I nervously walk up to the lady (obviously the store owner) and in my best – Hi Im white suburbia and I’m adoption a child from your country so please accept me- smile I say “My I have some ingernah” and she says “You mean Injerna [pronounced engerna]?”  Dang it! Flunked my Ethiopian Culture 101 already... take back my home study and deny the dossier! I think I almost started crying I was so hyped about how suave I was going to be and then I started just blubbering and we go through an awkward exchange of how much I want and what Im going to cook with it. I am mortified beacuse I don't know a sing dish except dora wat so I blurt that out thinking immediatly how I should have taken some cooking class or at least bought a book before trying to buy Ethiopian bread.  Of course I have no idea because my amazing friend Erin Jay is going to cook with it so I stumble my way through it asking for some berbere (an Ethiopian spice) and barely make it out without breaking down in my usual awkward laugh/cry and spill something. But then I realize, this is my first experience with our child’s heritage…for a moment I had a glimpse into his world of food and music and language.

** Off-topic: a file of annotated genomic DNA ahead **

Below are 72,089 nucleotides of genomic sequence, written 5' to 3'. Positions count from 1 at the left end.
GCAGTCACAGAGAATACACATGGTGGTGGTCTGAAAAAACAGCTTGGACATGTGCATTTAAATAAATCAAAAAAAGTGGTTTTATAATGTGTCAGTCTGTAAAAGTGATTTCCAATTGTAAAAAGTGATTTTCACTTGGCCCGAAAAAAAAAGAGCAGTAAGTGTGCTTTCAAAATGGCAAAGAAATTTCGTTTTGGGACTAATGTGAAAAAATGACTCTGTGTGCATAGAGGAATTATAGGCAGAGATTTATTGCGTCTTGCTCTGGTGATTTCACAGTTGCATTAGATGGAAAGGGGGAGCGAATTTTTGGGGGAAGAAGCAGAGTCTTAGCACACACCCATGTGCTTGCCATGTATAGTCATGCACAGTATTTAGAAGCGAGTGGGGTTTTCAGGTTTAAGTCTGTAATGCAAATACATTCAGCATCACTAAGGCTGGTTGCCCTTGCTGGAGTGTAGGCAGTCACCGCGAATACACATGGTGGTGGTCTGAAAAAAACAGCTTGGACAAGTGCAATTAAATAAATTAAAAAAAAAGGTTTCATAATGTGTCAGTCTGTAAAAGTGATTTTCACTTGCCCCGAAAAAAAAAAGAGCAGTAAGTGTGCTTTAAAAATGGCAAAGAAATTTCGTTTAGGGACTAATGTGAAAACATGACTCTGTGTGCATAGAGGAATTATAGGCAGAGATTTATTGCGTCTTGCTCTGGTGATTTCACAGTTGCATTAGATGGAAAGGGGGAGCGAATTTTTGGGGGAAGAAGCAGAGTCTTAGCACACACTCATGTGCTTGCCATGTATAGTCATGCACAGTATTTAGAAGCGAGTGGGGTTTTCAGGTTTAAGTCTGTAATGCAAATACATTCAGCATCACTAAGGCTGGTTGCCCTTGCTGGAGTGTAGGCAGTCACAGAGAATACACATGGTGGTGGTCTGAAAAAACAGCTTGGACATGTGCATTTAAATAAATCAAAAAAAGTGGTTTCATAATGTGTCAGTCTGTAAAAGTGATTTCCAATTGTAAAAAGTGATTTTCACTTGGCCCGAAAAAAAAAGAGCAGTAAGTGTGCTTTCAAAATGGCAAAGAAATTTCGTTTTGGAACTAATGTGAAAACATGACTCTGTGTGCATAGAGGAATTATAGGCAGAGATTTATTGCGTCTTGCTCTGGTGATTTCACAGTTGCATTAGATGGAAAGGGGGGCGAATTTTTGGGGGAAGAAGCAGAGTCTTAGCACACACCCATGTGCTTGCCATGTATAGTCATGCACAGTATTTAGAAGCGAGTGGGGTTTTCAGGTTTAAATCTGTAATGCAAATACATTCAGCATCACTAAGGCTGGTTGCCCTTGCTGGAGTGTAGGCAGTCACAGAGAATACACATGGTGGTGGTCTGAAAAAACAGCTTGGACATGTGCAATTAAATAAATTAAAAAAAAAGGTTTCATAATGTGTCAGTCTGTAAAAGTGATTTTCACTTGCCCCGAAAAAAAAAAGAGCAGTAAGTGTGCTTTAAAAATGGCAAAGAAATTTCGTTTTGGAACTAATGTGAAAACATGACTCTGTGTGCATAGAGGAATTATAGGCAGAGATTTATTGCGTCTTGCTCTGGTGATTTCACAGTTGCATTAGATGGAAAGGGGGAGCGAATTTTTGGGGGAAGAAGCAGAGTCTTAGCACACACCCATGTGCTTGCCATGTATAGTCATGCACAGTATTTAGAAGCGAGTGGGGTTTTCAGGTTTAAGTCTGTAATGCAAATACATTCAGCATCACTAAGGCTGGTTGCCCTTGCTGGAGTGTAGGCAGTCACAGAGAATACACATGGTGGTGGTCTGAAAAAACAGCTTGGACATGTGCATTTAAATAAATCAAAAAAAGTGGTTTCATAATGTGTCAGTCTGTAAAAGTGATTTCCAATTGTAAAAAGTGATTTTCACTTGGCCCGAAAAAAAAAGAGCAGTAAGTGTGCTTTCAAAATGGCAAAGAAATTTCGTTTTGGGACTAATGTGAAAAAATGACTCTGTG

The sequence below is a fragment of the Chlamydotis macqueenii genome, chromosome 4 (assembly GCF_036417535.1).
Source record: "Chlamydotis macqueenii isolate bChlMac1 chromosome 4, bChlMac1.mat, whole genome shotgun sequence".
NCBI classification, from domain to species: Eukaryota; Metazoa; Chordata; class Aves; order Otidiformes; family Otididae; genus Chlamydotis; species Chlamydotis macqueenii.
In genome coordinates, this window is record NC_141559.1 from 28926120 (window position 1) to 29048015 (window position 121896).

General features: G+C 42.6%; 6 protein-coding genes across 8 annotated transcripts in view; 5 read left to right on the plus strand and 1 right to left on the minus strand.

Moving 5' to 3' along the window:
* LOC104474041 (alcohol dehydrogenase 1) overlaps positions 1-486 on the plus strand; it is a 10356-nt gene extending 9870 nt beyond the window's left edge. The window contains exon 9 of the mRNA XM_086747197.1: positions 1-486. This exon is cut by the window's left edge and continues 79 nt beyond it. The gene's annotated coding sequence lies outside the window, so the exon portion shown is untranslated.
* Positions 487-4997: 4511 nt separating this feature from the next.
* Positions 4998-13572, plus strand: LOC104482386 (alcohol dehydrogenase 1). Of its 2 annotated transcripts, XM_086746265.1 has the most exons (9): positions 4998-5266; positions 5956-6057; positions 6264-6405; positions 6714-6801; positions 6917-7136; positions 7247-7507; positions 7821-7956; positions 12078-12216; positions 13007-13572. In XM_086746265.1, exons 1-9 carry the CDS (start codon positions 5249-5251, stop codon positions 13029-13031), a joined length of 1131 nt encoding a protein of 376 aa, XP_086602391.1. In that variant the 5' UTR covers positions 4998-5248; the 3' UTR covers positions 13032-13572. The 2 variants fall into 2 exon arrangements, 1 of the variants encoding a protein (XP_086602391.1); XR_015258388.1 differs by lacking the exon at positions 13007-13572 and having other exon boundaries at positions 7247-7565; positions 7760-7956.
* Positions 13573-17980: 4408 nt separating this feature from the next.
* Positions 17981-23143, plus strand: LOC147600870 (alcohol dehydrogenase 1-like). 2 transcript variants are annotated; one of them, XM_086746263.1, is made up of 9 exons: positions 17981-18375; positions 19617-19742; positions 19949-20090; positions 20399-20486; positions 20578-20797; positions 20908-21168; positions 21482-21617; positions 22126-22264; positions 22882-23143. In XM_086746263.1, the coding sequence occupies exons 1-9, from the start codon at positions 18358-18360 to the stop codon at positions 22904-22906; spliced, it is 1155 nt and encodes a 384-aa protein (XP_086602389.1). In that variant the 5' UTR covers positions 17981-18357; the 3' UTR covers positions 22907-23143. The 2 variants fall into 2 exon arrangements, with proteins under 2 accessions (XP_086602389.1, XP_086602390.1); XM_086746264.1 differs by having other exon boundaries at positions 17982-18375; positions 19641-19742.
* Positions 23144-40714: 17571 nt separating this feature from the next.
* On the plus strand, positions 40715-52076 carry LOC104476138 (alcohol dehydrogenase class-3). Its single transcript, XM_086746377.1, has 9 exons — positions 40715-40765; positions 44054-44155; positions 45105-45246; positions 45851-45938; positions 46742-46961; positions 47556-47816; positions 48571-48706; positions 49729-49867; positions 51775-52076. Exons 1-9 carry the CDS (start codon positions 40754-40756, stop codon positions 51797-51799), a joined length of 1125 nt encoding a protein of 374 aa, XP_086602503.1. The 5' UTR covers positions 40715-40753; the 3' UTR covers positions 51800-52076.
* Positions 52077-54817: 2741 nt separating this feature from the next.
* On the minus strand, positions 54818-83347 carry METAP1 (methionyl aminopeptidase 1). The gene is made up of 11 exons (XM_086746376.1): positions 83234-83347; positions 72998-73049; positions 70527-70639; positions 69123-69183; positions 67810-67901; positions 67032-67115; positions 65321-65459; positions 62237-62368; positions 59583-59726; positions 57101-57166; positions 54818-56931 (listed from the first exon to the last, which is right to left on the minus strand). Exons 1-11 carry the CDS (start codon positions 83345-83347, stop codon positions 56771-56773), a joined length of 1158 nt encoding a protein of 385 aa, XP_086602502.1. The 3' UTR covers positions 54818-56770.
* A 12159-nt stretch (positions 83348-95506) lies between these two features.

You may wonder how our dinner turned out? Well, last night we had the amazing opportunity to eat with the Jay Family. Erin made Shiro Wat- a tomato and berbere stew and Miser Wat- a spicy red lentil stew, at least I think thats what she made honestly I had to google that too!  I am so thankful that God has given us this opportunity to meet this amazing family and share our adoption journey with them! And yes, Erin makes so great Ethiopian Food. We watched a great movie too, but that is a blog for another day :)   Below are some  pictures of our food and guests.

Thursday, March 1, 2012